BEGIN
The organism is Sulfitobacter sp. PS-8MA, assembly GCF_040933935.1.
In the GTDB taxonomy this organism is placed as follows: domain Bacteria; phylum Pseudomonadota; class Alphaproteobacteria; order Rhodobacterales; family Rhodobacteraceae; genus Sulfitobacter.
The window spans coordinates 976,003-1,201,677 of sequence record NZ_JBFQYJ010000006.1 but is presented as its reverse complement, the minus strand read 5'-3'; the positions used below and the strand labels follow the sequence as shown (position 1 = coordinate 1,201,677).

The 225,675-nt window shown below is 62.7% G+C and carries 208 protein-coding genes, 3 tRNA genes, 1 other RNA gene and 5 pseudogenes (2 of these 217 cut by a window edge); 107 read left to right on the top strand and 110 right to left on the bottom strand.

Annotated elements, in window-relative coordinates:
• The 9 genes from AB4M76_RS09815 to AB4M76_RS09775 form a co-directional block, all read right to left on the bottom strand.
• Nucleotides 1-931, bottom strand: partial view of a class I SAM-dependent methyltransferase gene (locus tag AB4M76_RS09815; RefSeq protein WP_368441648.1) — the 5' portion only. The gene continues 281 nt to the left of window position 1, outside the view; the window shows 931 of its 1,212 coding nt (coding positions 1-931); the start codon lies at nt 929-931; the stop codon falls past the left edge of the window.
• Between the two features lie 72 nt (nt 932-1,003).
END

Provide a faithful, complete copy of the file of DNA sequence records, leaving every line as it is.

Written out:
The organism is Sulfitobacter sp. PS-8MA, assembly GCF_040933935.1.
In the GTDB taxonomy this organism is placed as follows: domain Bacteria; phylum Pseudomonadota; class Alphaproteobacteria; order Rhodobacterales; family Rhodobacteraceae; genus Sulfitobacter.
The window spans coordinates 976,003-1,201,677 of sequence record NZ_JBFQYJ010000006.1 but is presented as its reverse complement, the minus strand read 5'-3'; the positions used below and the strand labels follow the sequence as shown (position 1 = coordinate 1,201,677).

The 225,675-nt window shown below is 62.7% G+C and carries 208 protein-coding genes, 3 tRNA genes, 1 other RNA gene and 5 pseudogenes (2 of these 217 cut by a window edge); 107 read left to right on the top strand and 110 right to left on the bottom strand.

Annotated elements, in window-relative coordinates:
• The 9 genes from AB4M76_RS09815 to AB4M76_RS09775 form a co-directional block, all read right to left on the bottom strand.
• Nucleotides 1-931, bottom strand: partial view of a class I SAM-dependent methyltransferase gene (locus tag AB4M76_RS09815; RefSeq protein WP_368441648.1) — the 5' portion only. The gene continues 281 nt to the left of window position 1, outside the view; the window shows 931 of its 1,212 coding nt (coding positions 1-931); the start codon lies at nt 929-931; the stop codon falls past the left edge of the window.
• Between the two features lie 72 nt (nt 932-1,003).